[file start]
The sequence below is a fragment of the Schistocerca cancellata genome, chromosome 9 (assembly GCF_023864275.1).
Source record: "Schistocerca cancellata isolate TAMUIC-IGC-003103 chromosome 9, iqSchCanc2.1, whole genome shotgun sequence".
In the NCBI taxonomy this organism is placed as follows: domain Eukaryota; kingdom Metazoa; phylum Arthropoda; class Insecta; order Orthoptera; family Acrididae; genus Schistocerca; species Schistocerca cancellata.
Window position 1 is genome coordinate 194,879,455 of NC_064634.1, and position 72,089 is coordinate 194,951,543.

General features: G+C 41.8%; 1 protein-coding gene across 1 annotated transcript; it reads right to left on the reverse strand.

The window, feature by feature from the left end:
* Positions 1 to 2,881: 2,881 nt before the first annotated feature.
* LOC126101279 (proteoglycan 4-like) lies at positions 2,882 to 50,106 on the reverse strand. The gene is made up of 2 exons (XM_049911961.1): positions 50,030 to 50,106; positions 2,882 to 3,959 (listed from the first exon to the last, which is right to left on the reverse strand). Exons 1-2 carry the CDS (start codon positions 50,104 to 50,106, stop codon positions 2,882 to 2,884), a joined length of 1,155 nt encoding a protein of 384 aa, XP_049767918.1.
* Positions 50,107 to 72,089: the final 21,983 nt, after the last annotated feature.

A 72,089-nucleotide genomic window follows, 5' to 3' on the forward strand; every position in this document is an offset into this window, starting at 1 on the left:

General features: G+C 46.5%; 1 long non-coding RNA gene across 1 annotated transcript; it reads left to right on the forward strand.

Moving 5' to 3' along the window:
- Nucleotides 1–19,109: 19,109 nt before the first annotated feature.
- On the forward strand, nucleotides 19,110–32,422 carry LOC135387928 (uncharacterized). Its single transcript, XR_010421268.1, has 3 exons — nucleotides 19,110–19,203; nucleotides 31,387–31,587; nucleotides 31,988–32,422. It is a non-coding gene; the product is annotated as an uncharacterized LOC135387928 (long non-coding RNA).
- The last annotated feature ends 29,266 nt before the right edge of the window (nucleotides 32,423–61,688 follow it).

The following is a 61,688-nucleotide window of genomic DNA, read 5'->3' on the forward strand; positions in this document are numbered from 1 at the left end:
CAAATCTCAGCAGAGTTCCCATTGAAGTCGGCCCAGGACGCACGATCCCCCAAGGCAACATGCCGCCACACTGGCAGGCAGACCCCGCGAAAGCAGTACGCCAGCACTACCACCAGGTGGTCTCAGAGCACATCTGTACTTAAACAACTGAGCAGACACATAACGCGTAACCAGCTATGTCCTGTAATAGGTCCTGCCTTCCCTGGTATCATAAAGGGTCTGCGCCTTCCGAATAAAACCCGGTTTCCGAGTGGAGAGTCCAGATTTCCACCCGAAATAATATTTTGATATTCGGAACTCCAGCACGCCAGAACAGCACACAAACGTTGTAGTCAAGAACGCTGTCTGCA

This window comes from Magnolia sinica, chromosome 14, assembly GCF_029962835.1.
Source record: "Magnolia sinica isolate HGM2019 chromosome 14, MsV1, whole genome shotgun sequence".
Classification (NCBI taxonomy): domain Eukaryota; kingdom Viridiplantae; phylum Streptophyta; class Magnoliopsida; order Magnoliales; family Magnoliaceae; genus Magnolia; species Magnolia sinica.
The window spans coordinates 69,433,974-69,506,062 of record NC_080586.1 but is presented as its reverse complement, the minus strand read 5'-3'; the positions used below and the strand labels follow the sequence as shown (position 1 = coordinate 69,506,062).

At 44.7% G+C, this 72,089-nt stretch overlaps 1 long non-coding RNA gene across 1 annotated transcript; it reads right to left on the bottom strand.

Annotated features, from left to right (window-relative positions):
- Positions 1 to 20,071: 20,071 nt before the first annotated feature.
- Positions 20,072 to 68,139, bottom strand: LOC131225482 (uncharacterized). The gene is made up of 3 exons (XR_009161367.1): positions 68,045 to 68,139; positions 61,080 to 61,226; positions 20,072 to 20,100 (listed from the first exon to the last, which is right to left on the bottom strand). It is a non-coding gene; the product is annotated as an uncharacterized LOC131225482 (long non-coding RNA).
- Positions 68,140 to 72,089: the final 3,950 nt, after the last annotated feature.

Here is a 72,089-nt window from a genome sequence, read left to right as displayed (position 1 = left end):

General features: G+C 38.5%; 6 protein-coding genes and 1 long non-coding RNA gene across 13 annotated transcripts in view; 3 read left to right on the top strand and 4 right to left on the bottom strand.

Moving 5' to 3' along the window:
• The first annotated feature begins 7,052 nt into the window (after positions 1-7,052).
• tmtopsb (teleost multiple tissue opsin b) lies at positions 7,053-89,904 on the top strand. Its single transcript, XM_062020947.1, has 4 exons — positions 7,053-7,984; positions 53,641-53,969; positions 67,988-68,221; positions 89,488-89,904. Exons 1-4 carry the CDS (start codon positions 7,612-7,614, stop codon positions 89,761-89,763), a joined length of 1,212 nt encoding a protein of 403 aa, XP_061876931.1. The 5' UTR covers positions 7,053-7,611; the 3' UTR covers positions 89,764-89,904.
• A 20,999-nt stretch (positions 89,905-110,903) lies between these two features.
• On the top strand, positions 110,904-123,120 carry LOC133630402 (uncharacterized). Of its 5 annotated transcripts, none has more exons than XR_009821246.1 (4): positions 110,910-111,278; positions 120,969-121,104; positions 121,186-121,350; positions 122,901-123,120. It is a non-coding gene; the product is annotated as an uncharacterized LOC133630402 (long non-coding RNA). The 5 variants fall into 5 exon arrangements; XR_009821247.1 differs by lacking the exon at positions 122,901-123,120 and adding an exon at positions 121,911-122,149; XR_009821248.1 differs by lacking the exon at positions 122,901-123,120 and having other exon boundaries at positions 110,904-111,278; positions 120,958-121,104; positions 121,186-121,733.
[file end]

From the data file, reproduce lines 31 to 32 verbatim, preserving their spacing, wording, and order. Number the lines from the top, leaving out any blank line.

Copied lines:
• tmtopsb (teleost multiple tissue opsin b) lies at positions 7,053-89,904 on the top strand. Its single transcript, XM_062020947.1, has 4 exons — positions 7,053-7,984; positions 53,641-53,969; positions 67,988-68,221; positions 89,488-89,904. Exons 1-4 carry the CDS (start codon positions 7,612-7,614, stop codon positions 89,761-89,763), a joined length of 1,212 nt encoding a protein of 403 aa, XP_061876931.1. The 5' UTR covers positions 7,053-7,611; the 3' UTR covers positions 89,764-89,904.
• A 20,999-nt stretch (positions 89,905-110,903) lies between these two features.